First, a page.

A couple of new streaming music sites have launched recently that use YouTube, the massive video sharing site, as their source of music. Youtube has millions of songs on its site, including live shows, bootlegged copies, and stuff that’s hard to find elsewhere. In a new twist on streaming music services, TubeRadio and Muziic have come up with ways to turn Youtube into a jukebox for listeners.
Muziic was created by 15 year old developer David Nelson. It requires a download, has a neat user interface that offers you the chance to search for music, listen to Internet radio stations, watch music videos, build playlists, chat with friends, or post what you are listening to on Twitter. All the functions are right on the player, it’s very easy to use. I searched for the song that’s been in my head for the past few weeks, I’ve Got a Feeling by the Black Eyed Peas, and had the choice of watching them play it live in concert, or watching the Jonas Brothers play it live in concert, or any number of people play it on their guitars or dance to it, in their bedrooms, living rooms, or yards.
TubeRadio is a web based platform that does essentially the same thing. Because it is web based you can access it from anywhere. In addition to similar playlist building and socializing tools, it offers a pretty cool discography feature that enables you to type in any artists name, and have a list of the albums displayed. Choose an album, and TubeRadio will serve up a list of the songs in album order from the resources on YouTube for your listening pleasure.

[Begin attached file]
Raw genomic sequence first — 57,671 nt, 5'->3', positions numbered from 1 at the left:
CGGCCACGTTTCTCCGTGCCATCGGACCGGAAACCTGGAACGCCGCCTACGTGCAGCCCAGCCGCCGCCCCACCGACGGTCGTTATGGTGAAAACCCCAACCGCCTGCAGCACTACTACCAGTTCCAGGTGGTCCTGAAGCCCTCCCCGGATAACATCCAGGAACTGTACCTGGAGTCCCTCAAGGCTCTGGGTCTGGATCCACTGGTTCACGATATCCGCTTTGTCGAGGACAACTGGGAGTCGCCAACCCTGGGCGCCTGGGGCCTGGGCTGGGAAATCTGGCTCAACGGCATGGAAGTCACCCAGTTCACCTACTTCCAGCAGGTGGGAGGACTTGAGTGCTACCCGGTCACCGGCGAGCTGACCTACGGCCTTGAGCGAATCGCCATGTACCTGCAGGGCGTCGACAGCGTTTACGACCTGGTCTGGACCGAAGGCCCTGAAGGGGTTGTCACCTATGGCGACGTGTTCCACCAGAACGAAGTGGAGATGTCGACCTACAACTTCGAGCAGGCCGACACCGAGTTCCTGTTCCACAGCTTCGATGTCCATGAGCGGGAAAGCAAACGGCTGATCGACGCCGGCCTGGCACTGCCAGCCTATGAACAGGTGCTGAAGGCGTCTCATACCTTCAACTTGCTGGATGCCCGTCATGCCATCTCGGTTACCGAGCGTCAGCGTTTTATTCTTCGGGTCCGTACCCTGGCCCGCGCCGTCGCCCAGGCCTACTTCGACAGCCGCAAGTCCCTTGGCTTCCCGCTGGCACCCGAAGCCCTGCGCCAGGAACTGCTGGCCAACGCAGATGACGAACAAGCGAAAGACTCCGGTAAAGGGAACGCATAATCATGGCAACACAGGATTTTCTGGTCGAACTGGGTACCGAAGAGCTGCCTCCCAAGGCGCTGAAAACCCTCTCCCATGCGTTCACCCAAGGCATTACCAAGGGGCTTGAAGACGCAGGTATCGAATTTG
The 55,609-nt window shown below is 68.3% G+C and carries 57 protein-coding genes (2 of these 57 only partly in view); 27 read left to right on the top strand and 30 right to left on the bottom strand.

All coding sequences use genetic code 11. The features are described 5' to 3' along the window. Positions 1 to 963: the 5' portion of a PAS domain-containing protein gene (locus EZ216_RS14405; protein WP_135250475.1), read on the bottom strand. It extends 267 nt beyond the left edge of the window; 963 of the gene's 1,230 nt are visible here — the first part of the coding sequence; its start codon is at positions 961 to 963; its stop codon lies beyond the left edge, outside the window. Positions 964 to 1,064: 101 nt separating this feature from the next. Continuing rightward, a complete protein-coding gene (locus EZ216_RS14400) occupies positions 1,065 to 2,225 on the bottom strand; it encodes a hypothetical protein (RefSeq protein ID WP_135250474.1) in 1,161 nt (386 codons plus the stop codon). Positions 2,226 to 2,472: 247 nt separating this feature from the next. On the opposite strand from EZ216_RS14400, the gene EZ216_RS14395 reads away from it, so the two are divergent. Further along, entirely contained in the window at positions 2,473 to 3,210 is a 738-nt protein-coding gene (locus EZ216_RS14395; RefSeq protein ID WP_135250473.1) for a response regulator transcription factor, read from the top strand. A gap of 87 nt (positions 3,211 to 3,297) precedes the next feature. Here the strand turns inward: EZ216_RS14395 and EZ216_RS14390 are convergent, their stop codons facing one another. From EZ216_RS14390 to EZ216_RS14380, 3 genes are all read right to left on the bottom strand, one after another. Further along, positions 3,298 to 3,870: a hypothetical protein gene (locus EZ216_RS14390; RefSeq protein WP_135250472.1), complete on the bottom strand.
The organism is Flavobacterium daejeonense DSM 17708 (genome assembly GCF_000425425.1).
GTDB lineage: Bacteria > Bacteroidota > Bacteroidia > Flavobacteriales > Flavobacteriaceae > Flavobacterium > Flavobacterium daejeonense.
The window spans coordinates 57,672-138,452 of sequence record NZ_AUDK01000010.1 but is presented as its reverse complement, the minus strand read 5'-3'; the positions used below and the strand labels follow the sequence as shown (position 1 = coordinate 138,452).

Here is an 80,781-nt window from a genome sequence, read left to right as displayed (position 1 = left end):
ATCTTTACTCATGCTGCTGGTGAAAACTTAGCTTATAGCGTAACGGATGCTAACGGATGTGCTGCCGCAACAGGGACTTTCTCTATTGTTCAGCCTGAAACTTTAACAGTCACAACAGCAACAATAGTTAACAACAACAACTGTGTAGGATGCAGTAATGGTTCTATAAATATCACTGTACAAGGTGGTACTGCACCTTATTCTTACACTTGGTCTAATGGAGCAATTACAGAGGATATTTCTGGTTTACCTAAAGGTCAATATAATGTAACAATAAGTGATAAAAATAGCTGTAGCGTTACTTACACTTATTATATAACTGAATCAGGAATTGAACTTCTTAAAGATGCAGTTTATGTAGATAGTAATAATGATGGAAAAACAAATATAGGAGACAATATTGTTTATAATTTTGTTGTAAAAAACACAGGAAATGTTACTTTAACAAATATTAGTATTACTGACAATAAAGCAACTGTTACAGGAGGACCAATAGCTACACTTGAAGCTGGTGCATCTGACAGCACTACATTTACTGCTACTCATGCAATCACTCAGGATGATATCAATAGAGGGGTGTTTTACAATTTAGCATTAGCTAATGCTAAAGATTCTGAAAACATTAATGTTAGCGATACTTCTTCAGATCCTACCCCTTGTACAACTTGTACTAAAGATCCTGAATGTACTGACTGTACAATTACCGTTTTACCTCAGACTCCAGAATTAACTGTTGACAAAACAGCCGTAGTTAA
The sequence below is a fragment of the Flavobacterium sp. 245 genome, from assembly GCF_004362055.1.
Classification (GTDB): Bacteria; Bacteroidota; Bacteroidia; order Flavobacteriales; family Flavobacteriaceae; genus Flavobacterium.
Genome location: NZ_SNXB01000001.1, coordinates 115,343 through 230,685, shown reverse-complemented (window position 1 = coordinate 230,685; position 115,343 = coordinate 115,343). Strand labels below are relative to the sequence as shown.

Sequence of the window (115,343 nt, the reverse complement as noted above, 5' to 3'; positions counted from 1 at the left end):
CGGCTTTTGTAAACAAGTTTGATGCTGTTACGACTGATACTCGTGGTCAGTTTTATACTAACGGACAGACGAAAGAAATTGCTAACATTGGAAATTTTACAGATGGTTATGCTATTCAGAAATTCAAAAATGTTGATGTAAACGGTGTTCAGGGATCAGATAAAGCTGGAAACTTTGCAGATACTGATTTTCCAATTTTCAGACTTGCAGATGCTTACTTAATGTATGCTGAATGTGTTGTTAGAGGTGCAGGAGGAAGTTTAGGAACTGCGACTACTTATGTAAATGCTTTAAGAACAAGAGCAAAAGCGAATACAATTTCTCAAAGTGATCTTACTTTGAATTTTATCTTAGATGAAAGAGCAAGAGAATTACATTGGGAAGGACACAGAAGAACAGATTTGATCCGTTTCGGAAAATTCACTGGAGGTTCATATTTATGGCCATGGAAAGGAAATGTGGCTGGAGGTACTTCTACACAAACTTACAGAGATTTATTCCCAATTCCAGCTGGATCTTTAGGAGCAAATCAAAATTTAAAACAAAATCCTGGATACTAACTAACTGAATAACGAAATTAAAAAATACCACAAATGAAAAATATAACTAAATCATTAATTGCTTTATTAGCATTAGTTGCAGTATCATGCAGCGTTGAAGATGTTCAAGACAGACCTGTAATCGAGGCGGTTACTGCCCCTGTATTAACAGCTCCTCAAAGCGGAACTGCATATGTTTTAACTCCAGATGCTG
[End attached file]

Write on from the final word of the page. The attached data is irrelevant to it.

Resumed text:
British TubeRadio Founder Rogerio Mota said he noticed a friend who didn’t own much music used YouTube whenever she had friends over as a source of music, so he thought to create a more user friendly interface for building playlists. YouTube is a vast source of unique online music and related content – possibly the best source of live recordings and interviews on the web.
These services effectively put video options into streaming radio. Can you say game changer? I wouldn’t bet against it…